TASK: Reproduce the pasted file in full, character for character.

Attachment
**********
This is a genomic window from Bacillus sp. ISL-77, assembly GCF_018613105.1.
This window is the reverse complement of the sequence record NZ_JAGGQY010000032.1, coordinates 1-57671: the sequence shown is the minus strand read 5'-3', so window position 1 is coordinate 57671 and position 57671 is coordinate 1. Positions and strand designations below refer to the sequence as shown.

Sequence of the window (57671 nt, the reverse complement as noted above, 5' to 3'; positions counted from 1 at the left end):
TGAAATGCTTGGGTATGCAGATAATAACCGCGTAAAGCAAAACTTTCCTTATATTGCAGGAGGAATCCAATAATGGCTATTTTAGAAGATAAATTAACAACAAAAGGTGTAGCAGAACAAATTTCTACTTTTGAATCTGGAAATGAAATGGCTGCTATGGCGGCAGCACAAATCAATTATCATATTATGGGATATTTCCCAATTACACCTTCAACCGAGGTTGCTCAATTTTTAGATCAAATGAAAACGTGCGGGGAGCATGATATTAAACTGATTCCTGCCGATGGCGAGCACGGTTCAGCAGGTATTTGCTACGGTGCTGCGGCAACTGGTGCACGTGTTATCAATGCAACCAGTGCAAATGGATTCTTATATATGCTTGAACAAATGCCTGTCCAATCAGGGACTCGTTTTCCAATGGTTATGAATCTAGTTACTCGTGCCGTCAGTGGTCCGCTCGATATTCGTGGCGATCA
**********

This is a genomic window from Bacillus sp. ISL-77, assembly GCF_018613105.1.
This window is the reverse complement of the sequence record NZ_JAGGQY010000032.1, coordinates 1-57671: the sequence shown is the minus strand read 5'-3', so window position 1 is coordinate 57671 and position 57671 is coordinate 1. Positions and strand designations below refer to the sequence as shown.

Sequence of the window (57671 nt, the reverse complement as noted above, 5' to 3'; positions counted from 1 at the left end):
TGAAATGCTTGGGTATGCAGATAATAACCGCGTAAAGCAAAACTTTCCTTATATTGCAGGAGGAATCCAATAATGGCTATTTTAGAAGATAAATTAACAACAAAAGGTGTAGCAGAACAAATTTCTACTTTTGAATCTGGAAATGAAATGGCTGCTATGGCGGCAGCACAAATCAATTATCATATTATGGGATATTTCCCAATTACACCTTCAACCGAGGTTGCTCAATTTTTAGATCAAATGAAAACGTGCGGGGAGCATGATATTAAACTGATTCCTGCCGATGGCGAGCACGGTTCAGCAGGTATTTGCTACGGTGCTGCGGCAACTGGTGCACGTGTTATCAATGCAACCAGTGCAAATGGATTCTTATATATGCTTGAACAAATGCCTGTCCAATCAGGGACTCGTTTTCCAATGGTTATGAATCTAGTTACTCGTGCCGTCAGTGGTCCGCTCGATATTCGTGGCGATCA